|Frankfurt Quasar Monitoring|
|TXS 0506+056 = MG 0509+0541|
|Cross-Identifications|| MG J0509+0541, TXS 0506+056, ZS 0506+056
QSO B0506+056, RX J0509.3+0541, 0506+056
2MASS J05092597+0541353, GB6 J0509+0541
87GB 050645.2+053747, 1FGL J0509.3+0540
EGR J0509+0550, 1RXS J050927.0+054145
CGRaBS J0509+0541, MG1 J050927+0541
|Equat. coordinates||RA 05 09 25.9 DE +05 41 35 (J2000)|
|Total mag range (mv) (5)||14.23 - 16.1|
|Catalog Magnitude (1)||16.00|
|Absolute Magnitude (1)||--- MB|
|Light Travel-Time (6)||3.78 × 109 yrs|
|1||15.143 (0.041)||14.495 (0.037)
|4||15.583 (0.023)||15.032 (0.055)|
|5||15.692 (0.023)||15.241 (0.050)|
||16.050 (0.114)||15.364 (0.035)|
||16.227 (0.095)||15.824 (0.056)|
| TXS 0506+056 = MG
0509+0541 is a variable BL Lac object in Orion, roughly 4° W of
Bellatrix (Gam Ori). The
designation TXS 0506+056
refers to the Texas Survey of Radiosources (TXS), where this object was discovered as a radio source in the period 1975-1981. |
The other designation, MG 0509+0541, stands for the MIT-Green Bank 5 GHz Survey (MG). During this radio survey the object was not only detected as well in 1981-82, but the stellar optical counterpart was identified on POSS plates with a magnitude of B=16.0 and R=15.5, respectively.
Today, TXS 0506+056 is classified as a BL Lac object due to its (nearly) featureless spectrum. It took until 2018, when the first redshift could be determined based on very weak emission lines, detected with the 10.4-metre Gran Telescopio Canarias.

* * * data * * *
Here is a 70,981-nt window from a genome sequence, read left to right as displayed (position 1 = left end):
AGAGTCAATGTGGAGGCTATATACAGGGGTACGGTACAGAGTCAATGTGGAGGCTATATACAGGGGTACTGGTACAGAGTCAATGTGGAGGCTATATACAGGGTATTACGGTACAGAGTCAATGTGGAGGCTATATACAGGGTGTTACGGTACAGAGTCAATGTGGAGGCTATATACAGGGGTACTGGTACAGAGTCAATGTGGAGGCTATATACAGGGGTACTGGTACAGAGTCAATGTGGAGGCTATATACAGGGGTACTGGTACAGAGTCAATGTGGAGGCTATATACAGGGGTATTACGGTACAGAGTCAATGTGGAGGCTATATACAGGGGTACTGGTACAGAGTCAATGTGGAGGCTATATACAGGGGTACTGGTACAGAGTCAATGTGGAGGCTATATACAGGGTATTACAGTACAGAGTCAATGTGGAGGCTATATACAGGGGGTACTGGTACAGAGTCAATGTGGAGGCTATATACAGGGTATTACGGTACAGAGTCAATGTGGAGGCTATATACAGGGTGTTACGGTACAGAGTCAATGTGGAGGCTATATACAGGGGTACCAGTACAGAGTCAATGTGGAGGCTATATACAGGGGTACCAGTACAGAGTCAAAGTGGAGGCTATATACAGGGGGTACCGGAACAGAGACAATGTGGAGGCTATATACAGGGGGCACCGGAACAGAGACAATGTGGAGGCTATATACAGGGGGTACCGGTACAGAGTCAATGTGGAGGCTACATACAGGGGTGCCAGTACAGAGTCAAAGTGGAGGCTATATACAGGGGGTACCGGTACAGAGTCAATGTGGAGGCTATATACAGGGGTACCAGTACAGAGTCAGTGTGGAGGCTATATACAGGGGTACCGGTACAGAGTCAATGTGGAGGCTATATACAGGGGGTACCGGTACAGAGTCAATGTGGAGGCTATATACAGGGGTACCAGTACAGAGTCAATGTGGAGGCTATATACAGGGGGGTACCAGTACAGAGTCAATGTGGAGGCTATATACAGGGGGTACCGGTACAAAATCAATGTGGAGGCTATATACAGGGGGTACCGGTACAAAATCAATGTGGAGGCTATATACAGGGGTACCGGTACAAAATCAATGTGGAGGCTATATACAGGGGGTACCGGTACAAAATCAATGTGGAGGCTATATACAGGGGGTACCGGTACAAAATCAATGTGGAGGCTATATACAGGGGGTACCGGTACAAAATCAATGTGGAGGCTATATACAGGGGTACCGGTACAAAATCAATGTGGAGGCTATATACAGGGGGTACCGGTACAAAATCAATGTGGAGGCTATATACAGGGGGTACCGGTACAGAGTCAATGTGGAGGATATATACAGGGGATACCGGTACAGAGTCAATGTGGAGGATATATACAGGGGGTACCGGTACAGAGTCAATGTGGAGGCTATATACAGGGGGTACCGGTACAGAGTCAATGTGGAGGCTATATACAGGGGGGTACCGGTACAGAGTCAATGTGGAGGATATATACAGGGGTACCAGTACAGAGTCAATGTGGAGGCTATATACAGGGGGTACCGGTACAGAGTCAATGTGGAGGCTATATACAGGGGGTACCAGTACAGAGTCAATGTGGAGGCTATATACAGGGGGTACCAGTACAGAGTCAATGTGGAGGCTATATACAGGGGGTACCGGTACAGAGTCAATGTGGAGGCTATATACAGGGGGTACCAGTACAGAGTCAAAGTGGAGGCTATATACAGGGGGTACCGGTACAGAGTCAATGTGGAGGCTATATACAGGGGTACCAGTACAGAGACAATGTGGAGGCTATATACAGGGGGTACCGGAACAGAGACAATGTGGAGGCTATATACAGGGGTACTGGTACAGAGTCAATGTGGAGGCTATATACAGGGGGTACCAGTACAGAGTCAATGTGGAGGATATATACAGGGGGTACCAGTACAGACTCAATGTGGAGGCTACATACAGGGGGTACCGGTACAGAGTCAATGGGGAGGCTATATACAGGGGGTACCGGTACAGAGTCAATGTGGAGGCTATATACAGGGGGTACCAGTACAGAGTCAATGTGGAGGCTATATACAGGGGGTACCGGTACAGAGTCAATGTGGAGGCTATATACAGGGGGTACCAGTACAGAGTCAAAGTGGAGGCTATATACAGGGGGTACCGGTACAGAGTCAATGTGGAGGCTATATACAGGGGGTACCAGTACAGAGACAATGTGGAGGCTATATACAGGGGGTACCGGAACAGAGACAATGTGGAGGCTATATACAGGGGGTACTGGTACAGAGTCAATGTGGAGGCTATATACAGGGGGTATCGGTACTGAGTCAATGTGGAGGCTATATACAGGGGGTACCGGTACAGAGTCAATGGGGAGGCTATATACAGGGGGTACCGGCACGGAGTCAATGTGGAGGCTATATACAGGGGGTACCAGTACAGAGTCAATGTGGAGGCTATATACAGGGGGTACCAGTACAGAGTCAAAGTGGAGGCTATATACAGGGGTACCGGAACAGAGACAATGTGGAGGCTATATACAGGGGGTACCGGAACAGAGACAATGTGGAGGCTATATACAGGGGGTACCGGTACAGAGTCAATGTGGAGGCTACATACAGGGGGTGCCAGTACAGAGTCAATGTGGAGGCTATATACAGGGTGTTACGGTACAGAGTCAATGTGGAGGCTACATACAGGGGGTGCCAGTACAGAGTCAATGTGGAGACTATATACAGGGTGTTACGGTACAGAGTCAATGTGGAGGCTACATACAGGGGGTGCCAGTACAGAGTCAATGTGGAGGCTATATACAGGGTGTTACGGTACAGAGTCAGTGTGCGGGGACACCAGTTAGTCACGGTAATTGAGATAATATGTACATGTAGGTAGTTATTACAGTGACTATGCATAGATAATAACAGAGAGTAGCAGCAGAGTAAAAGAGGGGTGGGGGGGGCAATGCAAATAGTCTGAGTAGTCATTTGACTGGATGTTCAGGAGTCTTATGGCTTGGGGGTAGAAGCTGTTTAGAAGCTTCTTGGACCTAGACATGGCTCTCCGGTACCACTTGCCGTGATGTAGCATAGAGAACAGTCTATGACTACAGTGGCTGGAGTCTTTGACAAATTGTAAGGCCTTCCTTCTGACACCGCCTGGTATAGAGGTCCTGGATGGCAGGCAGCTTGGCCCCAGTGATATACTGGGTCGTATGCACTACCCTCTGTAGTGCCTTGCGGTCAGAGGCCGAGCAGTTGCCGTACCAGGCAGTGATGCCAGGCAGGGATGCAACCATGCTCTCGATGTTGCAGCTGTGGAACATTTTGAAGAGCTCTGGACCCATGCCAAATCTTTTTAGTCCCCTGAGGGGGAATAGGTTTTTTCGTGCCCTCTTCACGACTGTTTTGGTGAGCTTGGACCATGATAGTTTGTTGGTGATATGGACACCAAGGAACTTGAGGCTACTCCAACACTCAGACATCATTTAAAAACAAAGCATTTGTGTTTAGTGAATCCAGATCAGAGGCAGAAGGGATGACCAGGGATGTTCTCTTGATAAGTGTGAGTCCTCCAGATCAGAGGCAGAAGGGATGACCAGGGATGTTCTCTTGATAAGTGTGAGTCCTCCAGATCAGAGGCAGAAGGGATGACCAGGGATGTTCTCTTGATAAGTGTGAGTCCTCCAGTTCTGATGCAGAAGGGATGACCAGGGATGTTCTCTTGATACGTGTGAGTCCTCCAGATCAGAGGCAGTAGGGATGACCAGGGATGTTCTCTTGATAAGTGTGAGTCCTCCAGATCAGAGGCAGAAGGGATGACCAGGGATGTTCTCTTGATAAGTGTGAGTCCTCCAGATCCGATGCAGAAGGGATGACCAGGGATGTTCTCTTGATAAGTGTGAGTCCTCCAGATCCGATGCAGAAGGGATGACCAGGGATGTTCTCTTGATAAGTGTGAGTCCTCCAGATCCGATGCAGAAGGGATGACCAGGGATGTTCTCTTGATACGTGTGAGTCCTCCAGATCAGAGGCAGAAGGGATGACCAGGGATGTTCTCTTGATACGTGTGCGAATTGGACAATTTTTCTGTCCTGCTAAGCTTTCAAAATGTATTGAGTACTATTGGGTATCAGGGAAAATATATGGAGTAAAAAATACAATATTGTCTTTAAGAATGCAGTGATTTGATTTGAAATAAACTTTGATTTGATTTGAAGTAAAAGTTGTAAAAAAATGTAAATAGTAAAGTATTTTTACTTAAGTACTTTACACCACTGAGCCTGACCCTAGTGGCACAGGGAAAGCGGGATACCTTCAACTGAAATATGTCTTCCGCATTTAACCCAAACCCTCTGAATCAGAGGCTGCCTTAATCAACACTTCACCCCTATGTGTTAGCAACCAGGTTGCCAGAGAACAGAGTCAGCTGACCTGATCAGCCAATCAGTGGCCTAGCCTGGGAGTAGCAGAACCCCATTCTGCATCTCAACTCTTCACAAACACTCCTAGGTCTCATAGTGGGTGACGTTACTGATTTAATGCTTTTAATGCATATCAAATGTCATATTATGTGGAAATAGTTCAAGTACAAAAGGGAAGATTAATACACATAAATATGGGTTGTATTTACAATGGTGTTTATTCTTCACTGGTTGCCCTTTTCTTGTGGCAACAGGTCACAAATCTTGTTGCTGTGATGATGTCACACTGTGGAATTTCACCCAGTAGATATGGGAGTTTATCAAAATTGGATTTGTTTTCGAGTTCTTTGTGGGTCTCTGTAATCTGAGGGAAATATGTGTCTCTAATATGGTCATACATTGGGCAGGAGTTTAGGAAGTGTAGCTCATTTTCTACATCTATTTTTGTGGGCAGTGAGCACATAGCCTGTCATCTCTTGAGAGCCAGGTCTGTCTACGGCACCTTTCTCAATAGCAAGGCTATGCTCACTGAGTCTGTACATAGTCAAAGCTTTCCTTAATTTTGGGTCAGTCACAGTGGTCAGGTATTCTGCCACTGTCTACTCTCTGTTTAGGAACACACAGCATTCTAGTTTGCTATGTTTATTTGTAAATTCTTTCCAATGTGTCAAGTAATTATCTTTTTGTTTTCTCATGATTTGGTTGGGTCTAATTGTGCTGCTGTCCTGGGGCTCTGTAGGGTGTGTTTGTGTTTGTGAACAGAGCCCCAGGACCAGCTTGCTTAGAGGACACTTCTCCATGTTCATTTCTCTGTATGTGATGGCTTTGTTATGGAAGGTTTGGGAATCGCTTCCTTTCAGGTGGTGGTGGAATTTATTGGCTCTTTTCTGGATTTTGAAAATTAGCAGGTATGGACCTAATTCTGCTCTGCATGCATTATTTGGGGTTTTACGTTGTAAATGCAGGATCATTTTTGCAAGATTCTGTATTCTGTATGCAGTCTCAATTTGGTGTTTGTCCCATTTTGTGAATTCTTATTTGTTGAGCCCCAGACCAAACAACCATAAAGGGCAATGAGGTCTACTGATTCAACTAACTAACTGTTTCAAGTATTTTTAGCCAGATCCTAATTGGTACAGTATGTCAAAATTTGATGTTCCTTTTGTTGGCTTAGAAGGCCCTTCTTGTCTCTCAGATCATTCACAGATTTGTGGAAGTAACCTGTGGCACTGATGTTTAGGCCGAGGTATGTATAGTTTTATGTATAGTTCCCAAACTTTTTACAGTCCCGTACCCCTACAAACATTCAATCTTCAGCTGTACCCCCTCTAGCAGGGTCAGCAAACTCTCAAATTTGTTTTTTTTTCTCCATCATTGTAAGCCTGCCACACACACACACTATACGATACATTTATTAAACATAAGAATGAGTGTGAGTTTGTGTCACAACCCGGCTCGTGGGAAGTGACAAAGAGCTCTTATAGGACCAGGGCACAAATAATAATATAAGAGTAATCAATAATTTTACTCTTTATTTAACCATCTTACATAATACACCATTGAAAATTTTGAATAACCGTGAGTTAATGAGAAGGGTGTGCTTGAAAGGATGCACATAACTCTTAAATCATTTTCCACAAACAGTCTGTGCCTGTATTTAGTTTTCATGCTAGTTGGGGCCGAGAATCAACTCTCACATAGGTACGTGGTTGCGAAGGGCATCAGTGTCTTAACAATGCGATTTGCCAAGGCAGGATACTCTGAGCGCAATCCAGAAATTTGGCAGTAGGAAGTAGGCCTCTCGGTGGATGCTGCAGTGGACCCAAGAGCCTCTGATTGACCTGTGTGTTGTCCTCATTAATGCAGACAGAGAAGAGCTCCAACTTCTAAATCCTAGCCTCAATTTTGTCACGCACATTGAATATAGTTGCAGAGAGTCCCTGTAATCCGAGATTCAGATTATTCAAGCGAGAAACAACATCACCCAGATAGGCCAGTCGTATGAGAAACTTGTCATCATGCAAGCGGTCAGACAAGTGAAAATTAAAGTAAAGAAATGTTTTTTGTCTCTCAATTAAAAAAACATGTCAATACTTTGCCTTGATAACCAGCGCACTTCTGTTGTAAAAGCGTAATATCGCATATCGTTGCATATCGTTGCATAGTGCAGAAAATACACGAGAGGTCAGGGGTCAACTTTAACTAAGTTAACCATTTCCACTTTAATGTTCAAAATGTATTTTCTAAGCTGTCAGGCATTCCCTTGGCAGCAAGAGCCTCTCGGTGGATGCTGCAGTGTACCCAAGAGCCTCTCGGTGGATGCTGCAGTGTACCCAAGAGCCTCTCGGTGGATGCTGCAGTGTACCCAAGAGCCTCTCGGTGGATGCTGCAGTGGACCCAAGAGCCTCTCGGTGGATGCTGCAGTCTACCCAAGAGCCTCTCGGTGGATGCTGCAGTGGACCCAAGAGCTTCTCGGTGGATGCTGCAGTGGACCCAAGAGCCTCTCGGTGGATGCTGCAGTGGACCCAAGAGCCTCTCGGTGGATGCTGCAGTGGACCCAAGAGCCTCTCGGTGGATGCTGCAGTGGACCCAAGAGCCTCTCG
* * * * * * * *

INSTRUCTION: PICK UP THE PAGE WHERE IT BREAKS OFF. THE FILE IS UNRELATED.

TXS 0506+056 attracted attention in September 2017, when a high-energy neutrino was detected
by IceCube, designated IceCube-170922A. The arrival direction of this 290 TeV neutrino (!) was
consistent with the location of gamma-ray blazar TXS 0506+056 = MG 0509+0541, observed to be
in a flaring state (see light curve above) with enhanced gamma-ray activity in the GeV range.
As for most BL Lac objects, this source was found to be rapidly variable in the optical by nearly 2 magnitudes, ranging between 14.2 - 16.1 mag. During bright state, visual observers may observe this blazar with telescopes of 8- to 10-inch of aperture. The object appears stellar even with large apertures.
CCD observers, as well as visual observers, shall use the comparison stars given above.
TXS 0506+056 is located in eastern Orion, only about 4° W of Bellatrix (Gamma Ori). The constellation Orion is well known for its spectacular nebula landscapes, like the Great Orion Nebula M42/43 (12° SE), the Horse Head Nebula B33/IC 434 (11° SE) and the Flame Nebula NGC 2024 (11° SE), just to mention the most popular ones.
A more challenging deep sky object is another quasar, PKS 0405-12, a bright 14-mag stellar object at a distance of more than 5×109 light-years, located some 23° SW in Eridanus.
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